At this point, Michelle says her team just needs to continue to be present, and help new employees understand the value of the clinic, which drives their return on investment even higher on an ongoing basis.
Care Navigation and Support for Enrollees
In addition to the onsite clinic, the Chippewa Falls School District then put other infrastructure in place to help enrollees find high-value care when they need it. This would be Michelle’s fourth recommendation.
“Just like everything else, the information doesn’t always stick until it pertains directly to them, but we have made investments in care navigation,” Michelle said. “They might not always remember the details, but they remember to reach out when they need help, and they have numerous resources they can use to get help.”
Michelle says it’s important to focus on education and support for enrollees. The Chippewa Falls School District put an emphasis on healthcare consumerism from the perspective of helping enrollees save money. They make contributions to employees’ and retirees’ health savings accounts, and then educate enrollees on how to hold on to their money. The messaging comes through loud and clear in educational materials that are available online and in hard copy, which Michelle distributes to staff lounges across campus. They make healthcare consumerism a focus during benefits meetings and periodic staff meetings held on professional development days.
“We don’t make staff learn this information on their own time,” she said. “We carve out the time during these meetings to ensure they can give their attention to it and have opportunities to ask questions.”
Final Recommendation: Collaborate with Others
All of the ideas described here have been worth the time and effort they’ve put into it, Michelle says. Staff, dependents, and retirees are not just empowered to use high-value care, they are doing it with remarkable success. And working with The Alliance helps them with the leverage they need as medical inflation starts to catch up.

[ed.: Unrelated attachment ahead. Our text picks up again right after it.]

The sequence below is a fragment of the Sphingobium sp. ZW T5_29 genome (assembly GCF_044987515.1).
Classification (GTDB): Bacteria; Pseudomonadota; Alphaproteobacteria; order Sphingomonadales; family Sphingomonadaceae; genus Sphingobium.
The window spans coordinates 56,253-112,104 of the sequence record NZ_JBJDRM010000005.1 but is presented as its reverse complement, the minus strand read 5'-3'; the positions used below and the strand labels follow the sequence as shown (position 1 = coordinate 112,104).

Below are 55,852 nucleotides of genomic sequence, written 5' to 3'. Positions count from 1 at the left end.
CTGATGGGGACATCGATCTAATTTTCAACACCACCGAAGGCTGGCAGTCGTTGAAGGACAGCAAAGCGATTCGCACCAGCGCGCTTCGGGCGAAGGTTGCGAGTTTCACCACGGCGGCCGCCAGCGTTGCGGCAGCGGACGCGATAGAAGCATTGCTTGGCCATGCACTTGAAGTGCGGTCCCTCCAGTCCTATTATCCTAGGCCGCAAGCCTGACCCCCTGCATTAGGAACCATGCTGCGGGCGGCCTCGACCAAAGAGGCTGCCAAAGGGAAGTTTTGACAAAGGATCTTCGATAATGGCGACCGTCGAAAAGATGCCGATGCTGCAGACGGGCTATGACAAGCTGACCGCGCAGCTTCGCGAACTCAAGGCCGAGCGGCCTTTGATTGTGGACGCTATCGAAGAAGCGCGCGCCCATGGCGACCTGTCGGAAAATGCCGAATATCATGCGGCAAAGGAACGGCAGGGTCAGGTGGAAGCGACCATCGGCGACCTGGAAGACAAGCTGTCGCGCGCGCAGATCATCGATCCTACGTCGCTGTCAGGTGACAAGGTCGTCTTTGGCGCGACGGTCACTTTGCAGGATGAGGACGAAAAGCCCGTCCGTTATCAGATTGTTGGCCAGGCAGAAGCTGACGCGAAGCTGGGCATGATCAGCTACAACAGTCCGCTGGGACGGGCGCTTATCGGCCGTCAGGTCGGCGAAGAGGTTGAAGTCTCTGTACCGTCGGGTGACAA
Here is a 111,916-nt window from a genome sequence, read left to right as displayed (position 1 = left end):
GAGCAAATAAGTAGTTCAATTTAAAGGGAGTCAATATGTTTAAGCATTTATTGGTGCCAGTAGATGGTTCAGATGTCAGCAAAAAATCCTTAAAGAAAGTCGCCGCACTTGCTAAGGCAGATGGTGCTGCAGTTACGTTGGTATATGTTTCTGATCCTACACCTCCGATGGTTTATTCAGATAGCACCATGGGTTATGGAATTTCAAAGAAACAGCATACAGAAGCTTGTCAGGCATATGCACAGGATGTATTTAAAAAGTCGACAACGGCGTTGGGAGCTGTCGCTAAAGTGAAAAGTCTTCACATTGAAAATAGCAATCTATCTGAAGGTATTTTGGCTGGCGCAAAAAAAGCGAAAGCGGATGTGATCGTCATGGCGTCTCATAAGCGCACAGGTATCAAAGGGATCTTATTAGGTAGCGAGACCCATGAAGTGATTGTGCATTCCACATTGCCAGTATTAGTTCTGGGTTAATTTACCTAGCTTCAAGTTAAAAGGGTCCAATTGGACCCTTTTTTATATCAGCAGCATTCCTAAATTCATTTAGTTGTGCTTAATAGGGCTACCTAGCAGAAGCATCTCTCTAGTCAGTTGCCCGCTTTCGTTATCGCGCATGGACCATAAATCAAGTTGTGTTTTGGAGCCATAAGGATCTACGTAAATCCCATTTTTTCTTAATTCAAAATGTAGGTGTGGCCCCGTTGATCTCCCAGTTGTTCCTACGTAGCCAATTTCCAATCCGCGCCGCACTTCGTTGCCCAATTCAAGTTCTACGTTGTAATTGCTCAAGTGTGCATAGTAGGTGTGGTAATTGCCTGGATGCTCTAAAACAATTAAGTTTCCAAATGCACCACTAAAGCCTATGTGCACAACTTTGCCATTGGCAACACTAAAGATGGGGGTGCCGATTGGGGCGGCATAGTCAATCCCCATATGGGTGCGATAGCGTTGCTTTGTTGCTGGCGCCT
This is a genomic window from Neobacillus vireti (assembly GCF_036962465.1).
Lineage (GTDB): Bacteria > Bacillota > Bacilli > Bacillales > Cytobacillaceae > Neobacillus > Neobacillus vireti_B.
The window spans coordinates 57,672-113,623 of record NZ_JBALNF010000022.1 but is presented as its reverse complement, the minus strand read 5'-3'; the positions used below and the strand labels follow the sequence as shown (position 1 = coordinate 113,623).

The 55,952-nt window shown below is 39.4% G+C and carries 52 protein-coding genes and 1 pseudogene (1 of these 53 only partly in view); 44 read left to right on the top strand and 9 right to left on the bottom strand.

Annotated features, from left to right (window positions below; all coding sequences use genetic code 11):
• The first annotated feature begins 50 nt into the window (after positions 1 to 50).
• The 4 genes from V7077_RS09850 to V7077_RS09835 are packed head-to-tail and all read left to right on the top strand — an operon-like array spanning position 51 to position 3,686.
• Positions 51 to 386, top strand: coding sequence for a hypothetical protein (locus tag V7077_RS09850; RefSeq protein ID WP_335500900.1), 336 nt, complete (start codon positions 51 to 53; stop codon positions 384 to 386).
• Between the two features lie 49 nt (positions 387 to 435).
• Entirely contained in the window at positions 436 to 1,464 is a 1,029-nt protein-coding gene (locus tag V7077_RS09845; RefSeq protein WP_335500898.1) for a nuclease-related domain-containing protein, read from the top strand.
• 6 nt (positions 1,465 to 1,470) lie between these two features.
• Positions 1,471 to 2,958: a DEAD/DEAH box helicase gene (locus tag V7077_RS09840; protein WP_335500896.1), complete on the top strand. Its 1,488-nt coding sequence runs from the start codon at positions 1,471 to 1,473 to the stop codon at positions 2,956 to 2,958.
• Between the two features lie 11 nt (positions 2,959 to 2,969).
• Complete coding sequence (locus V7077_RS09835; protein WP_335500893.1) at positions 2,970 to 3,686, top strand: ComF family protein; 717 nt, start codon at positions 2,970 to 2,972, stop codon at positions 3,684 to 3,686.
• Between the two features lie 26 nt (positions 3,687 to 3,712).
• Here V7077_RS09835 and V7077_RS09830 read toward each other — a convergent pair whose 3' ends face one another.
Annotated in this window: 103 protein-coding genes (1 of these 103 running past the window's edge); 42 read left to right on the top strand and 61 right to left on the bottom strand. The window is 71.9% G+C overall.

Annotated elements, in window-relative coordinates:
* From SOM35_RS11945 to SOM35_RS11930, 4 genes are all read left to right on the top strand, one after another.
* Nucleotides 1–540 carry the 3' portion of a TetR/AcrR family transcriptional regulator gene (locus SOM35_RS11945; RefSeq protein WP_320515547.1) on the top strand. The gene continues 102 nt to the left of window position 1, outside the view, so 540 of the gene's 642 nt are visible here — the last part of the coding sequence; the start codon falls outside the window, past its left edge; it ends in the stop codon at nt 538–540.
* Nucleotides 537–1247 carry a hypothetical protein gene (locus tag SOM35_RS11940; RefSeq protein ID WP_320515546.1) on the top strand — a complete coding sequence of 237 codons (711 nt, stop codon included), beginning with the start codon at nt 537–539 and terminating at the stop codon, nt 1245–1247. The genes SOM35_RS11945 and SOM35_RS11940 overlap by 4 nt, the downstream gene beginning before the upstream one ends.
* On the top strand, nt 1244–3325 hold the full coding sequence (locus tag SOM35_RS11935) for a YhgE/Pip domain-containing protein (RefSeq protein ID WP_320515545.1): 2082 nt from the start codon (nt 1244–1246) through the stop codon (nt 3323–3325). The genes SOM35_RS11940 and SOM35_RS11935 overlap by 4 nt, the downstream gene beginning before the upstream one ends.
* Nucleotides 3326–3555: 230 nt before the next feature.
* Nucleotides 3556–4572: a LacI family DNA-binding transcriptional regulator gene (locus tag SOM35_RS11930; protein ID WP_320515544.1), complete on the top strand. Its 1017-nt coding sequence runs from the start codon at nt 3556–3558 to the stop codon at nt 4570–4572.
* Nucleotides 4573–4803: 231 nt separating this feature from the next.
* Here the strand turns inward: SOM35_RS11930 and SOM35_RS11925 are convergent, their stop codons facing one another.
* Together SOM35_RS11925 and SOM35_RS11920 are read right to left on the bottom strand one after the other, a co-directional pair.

“We know we won’t have zero dollar premium and deductible increases forever,” Michelle said. “But buying with other purchasers through The Alliance brings us leverage in a difficult region of the state. And the opportunities we have to learn through The Alliance – using their data tools and the educational events – is something about which I am really excited.”
She continued, “And the flexibility The Alliance offers means we can tweak our provider offerings and adjust them over time if needed. This is critical for us to manage costs in a tight budget environment.”
At the end of our interview, we asked Michelle what she wished policymakers understood better about public employer health benefits. Without hesitation, she said it was the excessive cost of care here in Wisconsin. “Providers need to be better managed. There are pockets of super high costs where there is not a choice of what health system you’re going to use. School districts do not have the flexibility to handle it in their budgets.”
This is an excellent point that The Alliance emphasizes in conversations with policymakers. As they consider ideas that impact public employer budgets, lawmakers should take the time to also consider the impact of higher health prices on taxpayers. If you’d like to learn more about these and other strategies The Alliance can assist you with, or would like to get involved in our health policy committee, please reach out to us.